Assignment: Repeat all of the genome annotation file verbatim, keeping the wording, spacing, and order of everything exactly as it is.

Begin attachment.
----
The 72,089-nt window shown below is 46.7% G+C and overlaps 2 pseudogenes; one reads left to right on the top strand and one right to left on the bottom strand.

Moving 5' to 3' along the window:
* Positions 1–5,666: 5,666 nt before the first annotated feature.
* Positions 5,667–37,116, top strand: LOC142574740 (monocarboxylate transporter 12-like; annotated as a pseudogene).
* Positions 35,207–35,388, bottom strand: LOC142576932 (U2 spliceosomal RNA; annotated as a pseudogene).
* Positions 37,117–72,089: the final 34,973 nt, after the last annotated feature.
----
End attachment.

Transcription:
The 72,089-nt window shown below is 46.7% G+C and overlaps 2 pseudogenes; one reads left to right on the top strand and one right to left on the bottom strand.

Moving 5' to 3' along the window:
* Positions 1–5,666: 5,666 nt before the first annotated feature.
* Positions 5,667–37,116, top strand: LOC142574740 (monocarboxylate transporter 12-like; annotated as a pseudogene).
* Positions 35,207–35,388, bottom strand: LOC142576932 (U2 spliceosomal RNA; annotated as a pseudogene).
* Positions 37,117–72,089: the final 34,973 nt, after the last annotated feature.